Ontario delays enforcement on lift axle switch

The Ontario Ministry of Transportation is once again delaying a requirement for emergency lift axle override controls within Safe, Productive, Infrastructure-Friendly (SPIF) vehicle configurations.

“In response to an in-cab emergency override control manufacturer’s difficulty in finalizing testing and providing a proper solution, the ministry will further extend the current enforcement deferral of the regulations governing the in-cab emergency override controls until Dec. 31, 2022,” the ministry has said in a notice to several stakeholders. “This will give time for the manufacturer to finalize their solution.”

SPIF lift axle
Ontario’s SPIF configurations make use of self-steering lift axles. (Wheel Monitor photo)

The regulatory update allows an in-cab switch to lift self-steering axles in emergency situations, but the option requires an independent switch that also activates four-way flashers at the same time.

Enforcement was first delayed in late 2019 to give manufacturers a chance to pilot the technology designed to offer extra traction at relatively low speeds.

Under the SPIF rules, the axles will need to lift as soon as the switch is activated, and the override must be limited to speeds of less than 60 km/h. The controls must also be limited to the forward self-steering axle on a semi-trailer, or a truck’s self-steering axle or forced-steer auxiliary pusher axle. The self-steering axle must fully deploy when the truck stops, when power is turned off, or withing three minutes of the switch being activated.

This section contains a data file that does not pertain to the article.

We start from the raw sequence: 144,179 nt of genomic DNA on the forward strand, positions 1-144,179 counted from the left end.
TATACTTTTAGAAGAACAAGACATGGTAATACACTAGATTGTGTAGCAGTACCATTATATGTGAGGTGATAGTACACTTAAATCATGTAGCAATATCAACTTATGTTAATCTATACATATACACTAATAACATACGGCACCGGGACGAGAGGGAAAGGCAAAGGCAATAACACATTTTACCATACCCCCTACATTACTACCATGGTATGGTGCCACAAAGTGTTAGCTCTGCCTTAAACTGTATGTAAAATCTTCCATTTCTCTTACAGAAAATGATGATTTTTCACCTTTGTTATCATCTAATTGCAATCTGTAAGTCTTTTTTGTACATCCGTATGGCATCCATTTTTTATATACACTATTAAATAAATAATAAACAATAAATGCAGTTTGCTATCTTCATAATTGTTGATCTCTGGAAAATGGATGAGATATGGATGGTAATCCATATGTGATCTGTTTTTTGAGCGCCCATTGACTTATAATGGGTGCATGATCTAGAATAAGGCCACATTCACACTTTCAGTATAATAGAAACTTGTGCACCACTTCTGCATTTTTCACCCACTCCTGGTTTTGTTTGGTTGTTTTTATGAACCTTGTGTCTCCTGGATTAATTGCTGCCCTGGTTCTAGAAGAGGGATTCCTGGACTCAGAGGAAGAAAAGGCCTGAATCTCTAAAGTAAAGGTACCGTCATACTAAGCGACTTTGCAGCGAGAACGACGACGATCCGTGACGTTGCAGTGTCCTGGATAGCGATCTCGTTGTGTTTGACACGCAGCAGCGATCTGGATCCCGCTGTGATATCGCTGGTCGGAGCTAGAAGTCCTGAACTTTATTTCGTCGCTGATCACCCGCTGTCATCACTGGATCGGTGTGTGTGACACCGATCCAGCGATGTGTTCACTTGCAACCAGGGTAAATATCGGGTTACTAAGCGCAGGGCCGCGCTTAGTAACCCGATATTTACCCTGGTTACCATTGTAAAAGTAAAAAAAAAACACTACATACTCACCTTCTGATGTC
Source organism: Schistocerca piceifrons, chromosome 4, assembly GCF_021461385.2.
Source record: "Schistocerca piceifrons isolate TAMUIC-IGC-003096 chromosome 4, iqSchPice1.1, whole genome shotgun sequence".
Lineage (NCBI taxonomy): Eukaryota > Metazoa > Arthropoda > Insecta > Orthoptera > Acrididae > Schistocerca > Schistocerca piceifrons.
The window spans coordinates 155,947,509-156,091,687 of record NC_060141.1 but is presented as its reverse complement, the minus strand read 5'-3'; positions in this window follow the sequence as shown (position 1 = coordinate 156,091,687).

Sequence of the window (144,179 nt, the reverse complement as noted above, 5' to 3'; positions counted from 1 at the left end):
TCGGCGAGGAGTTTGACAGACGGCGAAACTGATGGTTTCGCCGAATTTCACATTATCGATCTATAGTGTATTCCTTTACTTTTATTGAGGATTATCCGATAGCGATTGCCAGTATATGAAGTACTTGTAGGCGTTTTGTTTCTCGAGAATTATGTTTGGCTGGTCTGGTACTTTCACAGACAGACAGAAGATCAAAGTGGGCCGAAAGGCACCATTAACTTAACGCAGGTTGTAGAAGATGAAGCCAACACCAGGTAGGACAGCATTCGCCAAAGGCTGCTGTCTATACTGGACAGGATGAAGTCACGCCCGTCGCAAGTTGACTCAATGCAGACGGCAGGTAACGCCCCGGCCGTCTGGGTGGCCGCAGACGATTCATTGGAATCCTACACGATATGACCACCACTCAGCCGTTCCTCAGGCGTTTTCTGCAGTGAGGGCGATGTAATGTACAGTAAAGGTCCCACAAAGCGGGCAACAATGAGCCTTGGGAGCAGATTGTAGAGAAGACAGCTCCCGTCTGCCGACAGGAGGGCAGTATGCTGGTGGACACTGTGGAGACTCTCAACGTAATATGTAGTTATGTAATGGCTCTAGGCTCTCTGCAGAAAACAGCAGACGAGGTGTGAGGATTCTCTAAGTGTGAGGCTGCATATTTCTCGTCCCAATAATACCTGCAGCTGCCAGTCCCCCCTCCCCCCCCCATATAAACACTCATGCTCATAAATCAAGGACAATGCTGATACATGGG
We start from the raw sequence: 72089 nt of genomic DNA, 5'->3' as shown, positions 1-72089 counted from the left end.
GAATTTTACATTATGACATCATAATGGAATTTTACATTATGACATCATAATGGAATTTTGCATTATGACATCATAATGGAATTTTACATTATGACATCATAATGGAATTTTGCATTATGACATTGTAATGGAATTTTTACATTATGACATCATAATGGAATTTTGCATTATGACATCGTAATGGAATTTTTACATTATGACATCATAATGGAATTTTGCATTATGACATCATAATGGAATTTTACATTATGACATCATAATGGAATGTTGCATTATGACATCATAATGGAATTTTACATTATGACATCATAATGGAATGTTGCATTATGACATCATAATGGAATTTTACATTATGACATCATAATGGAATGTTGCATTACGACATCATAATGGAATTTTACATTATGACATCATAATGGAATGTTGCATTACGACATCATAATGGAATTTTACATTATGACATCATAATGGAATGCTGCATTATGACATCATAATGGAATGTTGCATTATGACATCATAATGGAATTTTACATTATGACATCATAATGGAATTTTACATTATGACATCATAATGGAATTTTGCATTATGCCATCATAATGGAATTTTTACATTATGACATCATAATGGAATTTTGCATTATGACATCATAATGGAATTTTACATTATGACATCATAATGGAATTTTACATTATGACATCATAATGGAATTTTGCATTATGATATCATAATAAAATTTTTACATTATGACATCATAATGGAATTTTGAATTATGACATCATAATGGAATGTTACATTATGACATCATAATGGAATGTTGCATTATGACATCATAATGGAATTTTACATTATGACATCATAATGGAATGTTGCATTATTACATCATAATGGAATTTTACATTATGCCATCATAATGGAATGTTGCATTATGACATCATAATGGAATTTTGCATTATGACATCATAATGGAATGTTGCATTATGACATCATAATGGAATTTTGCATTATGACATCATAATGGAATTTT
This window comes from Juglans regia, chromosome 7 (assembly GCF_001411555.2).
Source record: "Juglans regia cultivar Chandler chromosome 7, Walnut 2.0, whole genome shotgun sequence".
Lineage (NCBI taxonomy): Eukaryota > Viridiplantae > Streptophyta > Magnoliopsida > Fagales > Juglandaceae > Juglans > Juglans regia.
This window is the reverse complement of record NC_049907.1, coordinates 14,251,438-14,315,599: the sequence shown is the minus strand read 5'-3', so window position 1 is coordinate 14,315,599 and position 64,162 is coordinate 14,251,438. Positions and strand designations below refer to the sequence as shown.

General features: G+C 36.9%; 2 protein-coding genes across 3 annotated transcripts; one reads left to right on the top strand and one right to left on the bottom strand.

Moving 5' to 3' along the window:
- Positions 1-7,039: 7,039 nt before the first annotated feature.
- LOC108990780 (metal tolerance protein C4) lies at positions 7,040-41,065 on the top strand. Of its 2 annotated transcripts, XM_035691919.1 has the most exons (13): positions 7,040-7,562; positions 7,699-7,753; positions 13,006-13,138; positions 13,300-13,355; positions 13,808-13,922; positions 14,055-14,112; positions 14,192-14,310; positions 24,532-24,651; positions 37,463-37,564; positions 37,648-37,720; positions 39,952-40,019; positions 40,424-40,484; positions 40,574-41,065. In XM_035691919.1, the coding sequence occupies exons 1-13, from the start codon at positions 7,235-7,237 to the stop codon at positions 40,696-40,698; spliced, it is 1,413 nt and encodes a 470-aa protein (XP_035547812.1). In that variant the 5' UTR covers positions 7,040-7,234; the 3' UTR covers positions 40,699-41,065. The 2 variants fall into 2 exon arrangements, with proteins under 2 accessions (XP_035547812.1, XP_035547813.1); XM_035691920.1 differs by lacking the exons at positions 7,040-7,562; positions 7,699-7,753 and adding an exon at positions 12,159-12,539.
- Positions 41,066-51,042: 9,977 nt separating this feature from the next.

The increased complexity of digital dashboards has made it more difficult to introduce such a switch, which would not be required in other jurisdictions.

Have your say

We won't publish or share your data

*

  • Not surprising the debate (remote switch for lift axles) that this should still exist. Academics intellectuals at DOT and their consultants, still refuse to acknowledge the daily practice of safely operating a tractor semi-trailers in the field. Time they began to trust the veracity of the operator and put pay to SPIF period.

  • Limited to 60 km/h still doesn’t come up with a legal way for those of us that run northern Ontario. We need to be able to lift it at the bottom of the hill while running our speed up so that we can make it to the top of a snowy steep grade. Plus I really don’t need something timing out when my drive tires are pawing for traction as it is. Let the good driver’s do the driving. Government is sitting in my passenger seat too much as it is.